Microservices Security: AWS Increases Container-Enabled App Security

  • July 14, 2016

As AWS experts we work closely with organizations who handle a wide variety of sensitive information – from patient health records to credit card data and more. Resultantly, we are always on the look-out for technology and best practice-based improvements to ensuring cloud-based security. With more and more of our clients looking to embrace a microservices architecture, cloud security and compliance naturally didn’t stop being a focus which is why we are happy at the news from AWS today that they’ve addressed how to help secure container-enabled applications with IAM Roles for ECS tasks.

To give you a little background, in Amazon ECS, users have always been able to use IAM roles for Amazon EC2 in order to simplify API requests from containers. With roles you can build systems for secret management using ECS and Amazon S3 or use S3 to store artifacts generated by your containers. This is a good approach as it allows you to avoid storing your AWS credentials in your code or your configuration files. And, it also allows you to benefit from automatic key rotation.

However, the downside of this approach for organizations with container-based apps soon became clear: the policies assigned to the EC2 instances in an ECS cluster had to be all-inclusive. That is, your policies had to cover each and every task performed within that cluster.

A security best practice that our AWS consultants subscribe to is that of least privilege.  Applicable to not just people, but programs and processes, least privilege seeks to establish the minimum level of permissions, for example, needed to still perform a task with its desired outcome. Whereas before a user might have to assign multiple permissions to the same EC2 instance for different containers with vastly different needs, with the introduction of IAM roles for ECS tasks, you can now directly assign the IAM role to the ECS task.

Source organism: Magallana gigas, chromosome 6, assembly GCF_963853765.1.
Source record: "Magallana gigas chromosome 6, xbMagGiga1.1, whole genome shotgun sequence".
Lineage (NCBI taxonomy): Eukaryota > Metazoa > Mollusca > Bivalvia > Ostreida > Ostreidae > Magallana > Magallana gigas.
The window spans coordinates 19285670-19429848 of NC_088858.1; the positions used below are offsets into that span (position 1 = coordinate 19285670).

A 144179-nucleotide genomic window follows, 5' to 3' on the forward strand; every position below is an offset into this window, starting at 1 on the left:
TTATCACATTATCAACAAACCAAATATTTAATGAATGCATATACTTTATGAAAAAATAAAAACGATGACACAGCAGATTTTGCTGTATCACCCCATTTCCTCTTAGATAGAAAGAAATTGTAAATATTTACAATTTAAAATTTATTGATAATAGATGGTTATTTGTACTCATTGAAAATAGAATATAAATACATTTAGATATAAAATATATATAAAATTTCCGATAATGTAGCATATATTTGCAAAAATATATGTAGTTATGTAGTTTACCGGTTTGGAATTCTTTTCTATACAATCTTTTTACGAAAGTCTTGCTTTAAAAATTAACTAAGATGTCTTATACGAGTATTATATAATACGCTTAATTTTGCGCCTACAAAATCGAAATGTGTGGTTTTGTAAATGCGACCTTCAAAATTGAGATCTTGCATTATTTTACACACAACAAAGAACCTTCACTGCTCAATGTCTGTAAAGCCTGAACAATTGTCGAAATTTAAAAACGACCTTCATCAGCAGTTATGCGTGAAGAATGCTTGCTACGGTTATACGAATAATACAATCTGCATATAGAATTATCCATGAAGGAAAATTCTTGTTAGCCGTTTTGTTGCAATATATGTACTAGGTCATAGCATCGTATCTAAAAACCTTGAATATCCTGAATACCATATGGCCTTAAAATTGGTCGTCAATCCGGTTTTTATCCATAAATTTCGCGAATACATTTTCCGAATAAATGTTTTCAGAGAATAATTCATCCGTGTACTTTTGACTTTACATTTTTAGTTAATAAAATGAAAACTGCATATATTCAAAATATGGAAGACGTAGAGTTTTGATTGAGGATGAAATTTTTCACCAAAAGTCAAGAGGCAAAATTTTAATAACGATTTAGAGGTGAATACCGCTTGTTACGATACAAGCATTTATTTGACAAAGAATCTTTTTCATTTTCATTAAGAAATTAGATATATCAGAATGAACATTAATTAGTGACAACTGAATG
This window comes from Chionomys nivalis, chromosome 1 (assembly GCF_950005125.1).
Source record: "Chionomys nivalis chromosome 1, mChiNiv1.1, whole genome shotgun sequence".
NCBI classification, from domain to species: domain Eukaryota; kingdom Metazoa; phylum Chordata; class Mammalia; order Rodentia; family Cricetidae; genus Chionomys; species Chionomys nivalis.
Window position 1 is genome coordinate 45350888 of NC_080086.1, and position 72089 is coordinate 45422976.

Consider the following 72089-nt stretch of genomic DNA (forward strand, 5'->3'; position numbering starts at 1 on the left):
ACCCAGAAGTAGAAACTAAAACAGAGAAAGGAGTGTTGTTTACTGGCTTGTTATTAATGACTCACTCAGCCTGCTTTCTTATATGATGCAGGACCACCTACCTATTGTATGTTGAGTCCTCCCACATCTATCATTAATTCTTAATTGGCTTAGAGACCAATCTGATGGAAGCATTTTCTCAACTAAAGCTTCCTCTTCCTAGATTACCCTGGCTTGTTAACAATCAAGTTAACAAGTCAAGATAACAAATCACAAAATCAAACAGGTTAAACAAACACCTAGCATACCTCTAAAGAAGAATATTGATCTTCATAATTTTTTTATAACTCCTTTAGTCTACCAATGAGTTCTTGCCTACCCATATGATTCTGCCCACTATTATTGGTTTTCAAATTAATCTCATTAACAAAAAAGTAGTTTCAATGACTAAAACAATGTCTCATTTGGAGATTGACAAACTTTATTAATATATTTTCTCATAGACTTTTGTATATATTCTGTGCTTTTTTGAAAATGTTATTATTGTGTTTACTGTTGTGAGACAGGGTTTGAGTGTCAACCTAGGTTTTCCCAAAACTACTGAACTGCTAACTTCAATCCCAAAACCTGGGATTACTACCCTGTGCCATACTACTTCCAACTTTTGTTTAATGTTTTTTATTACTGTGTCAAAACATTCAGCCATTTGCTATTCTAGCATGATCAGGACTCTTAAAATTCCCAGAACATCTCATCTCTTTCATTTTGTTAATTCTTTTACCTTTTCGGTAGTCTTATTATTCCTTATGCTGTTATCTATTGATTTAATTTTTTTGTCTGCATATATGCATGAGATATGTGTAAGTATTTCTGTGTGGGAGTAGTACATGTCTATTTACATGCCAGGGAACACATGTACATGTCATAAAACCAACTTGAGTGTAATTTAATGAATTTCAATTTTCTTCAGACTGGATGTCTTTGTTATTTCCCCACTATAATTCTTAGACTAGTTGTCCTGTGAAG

In addition, according to AWS, the update also allows you to use a minimal IAM policy for the ECS cluster instances because you only need to give the tasks a few required IAM permissions to interact with the ECS service.

While working with an East Coast based healthcare startup this spring, we felt the dire need for this feature as the customer wanted compete isolation of control between services for compliance and security reasons. With this feature missing, they had to resort to using one ECS cluster per microservice, essentially reducing the value of ECS and container-based microservices.

However, with this new feature, they can now consolidate their services on the same ECS cluster while maintaining the same level of security. Thus, achieving a reduction in cost and management overhead with no compromise in security.

Similarly, in working recently with a marketing analytics startup, we encountered the same problem. This customer had us set-up HashiCorp Vault and its AWS Secret Backend. The customer modified their code to query Vault for least privilege AWS credentials. Not all customers have the flexibility to modify code and for such customers this feature is extremely useful as it can allow code written with AWS SDKs to work in the container securely out of the box.

Microservices provide an inherent level of risk mitigation due to the fact that they are container based, feature the ability to easily rollback if needed, and if a microservice were to fail, other services would continue running, providing greater system resilience. Today’s announcement that provides more granular policy application for greater control grows security best practices for container based apps.

If you have questions about securing a microservices architecture, please reach out today as our AWS experts are happy to share how our cloud security best practices can benefit your organization.

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